Solo travel is not for everyone. If the thought of going to your local movie theater alone gives you hives from anxiety, then you’re probably not ready to cross an ocean and navigate a strange city in a foreign language. The fact that I fly to unfamiliar places, armed only with a smile and a guidebook, terrifies most of my friends. I can understand why; America can be an extremely violent place. This past 4th of July weekend, 82 people were shot in my hometown of Chicago. With that kind of benchmark for violence, it’s understandable how Americans can project that context onto other parts of the world. However, unless you’re exploring the back alleys of Caracas, Mogadishu or Kabul, the hotel you booked through Travelocity is most likely in a lovely part of town. There are no kidnappings on the Champs-Élysées or shoot-outs in the canals of Venice.
The obvious red flags that pop up in people’s minds when they hear the phrase ‘solo travel,’ are loneliness and safety. My emotions have run the gamut while traveling. I’ve been everything from awe-struck and teary-eyed in Egypt, flustered and lost in Greece, to annoyed and exasperated in Bolivia. But never have I felt lonely. I’ve had some amazing adventures by sparking up conversations with locals and fellow travelers, having completely spontaneous days, and doing things only the locals do. I’ve also met some amazing people in the hostels that I’ve stayed in. Like a 20-year-old who rode his motorcycle from Denver to La Paz, an Israeli couple traveling around the world with their 9-year-old son, and a British television producer learning Spanish by trekking through South America, to name a few.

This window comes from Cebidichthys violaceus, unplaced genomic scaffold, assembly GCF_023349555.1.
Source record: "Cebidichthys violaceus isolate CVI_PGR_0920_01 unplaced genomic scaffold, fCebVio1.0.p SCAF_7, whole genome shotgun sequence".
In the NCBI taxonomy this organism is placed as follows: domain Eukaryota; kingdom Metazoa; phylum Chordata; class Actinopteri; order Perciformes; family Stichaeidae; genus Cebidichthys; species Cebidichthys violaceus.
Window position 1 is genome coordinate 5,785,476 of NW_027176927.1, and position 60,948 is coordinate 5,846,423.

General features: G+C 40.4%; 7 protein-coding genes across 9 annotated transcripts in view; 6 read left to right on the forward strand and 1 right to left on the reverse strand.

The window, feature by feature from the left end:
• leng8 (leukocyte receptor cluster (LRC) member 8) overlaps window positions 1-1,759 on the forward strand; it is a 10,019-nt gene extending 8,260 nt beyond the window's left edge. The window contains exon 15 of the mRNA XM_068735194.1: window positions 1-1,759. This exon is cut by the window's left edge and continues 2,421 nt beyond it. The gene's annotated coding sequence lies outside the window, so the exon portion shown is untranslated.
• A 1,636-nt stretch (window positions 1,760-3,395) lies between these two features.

As far as my safety is concerned, I try to be as street-wise as possible. During my solo around the world trip, I stopped drinking alcohol to avoid putting myself in any compromising situations. I partied in the streets of Cape Town during the 2010 World Cup, but chose to stay inside once the sun went down because I was uneasy with the massive amounts of men roaming around in rowdy packs. The only real safety scare I’ve experienced was when I sensed that someone was too close to me while walking down the street in Hanoi. When I turned around to investigate, I found myself face to face with a would-be pickpocket who quickly bolted away from me. I blame myself for wearing my pocketbook slung over my back and inviting him to explore its contents. However, much worse has happened to my friends and family just outside of their homes in America.
While it would be a lie to say that every second of my solo adventures have been amazing, I wouldn’t trade them for the world. I’ve paraglided off of cliffs along the Chilean coast, helped rescue animals in Thailand and even climbed Mount Kilimanjaro during my solo escapades. In the 30 different countries that I’ve traveled to by myself, I’ve faced no more danger than I would while running errands around any American city. Please don’t let America’s violence deter you from taking your dream vacation, be it solo or with friends. The world is an amazing place and I guarantee you that once you take the leap, you won’t be sorry.